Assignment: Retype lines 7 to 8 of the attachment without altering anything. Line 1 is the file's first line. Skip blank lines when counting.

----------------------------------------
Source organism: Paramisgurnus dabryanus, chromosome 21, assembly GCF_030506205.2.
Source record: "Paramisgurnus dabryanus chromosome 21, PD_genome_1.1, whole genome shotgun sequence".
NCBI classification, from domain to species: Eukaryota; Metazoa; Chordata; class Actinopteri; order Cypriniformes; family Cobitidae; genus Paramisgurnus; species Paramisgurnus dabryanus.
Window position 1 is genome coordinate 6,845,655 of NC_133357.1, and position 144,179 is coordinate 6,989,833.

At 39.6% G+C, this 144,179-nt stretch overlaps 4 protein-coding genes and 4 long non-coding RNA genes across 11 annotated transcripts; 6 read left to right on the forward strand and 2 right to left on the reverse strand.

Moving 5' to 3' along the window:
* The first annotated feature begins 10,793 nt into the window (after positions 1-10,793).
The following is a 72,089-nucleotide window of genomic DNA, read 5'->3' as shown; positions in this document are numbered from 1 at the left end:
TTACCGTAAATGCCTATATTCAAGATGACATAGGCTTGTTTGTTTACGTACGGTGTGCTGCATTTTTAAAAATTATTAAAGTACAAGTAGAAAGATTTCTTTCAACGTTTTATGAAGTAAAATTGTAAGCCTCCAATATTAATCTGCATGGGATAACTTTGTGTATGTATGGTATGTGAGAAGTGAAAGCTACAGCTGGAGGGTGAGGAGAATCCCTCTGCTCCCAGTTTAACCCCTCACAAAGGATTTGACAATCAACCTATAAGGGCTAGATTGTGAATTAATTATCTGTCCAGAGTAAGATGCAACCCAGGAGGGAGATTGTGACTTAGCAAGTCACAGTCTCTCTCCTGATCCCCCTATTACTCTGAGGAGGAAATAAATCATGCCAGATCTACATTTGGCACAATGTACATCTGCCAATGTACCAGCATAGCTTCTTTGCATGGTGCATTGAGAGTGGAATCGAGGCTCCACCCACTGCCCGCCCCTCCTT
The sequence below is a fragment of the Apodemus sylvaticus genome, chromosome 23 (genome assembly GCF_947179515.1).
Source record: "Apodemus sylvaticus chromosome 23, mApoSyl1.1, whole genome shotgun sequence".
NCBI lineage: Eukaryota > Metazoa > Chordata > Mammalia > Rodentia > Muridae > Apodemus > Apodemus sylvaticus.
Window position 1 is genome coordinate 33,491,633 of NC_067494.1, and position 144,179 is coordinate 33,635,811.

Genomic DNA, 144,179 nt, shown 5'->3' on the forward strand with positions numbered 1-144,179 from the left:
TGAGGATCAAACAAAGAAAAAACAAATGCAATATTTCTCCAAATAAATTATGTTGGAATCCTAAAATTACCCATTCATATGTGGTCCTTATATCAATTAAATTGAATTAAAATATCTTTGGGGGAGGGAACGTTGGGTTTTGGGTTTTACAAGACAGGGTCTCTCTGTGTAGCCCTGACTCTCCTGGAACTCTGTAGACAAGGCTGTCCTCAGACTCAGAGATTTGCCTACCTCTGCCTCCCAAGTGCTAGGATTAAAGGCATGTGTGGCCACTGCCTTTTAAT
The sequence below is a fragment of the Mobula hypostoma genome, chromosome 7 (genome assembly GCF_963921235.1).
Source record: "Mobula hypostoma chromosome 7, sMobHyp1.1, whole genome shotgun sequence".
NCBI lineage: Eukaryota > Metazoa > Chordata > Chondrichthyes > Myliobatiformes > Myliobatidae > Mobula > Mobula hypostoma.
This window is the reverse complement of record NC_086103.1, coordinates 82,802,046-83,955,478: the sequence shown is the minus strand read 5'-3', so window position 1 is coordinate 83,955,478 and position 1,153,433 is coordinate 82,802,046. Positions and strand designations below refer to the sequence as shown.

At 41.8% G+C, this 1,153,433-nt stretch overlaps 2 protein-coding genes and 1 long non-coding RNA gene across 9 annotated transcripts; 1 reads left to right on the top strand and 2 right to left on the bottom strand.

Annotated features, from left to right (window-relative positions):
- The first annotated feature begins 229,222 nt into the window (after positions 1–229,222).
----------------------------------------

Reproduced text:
* The first annotated feature begins 10,793 nt into the window (after positions 1-10,793).
The following is a 72,089-nucleotide window of genomic DNA, read 5'->3' as shown; positions in this document are numbered from 1 at the left end: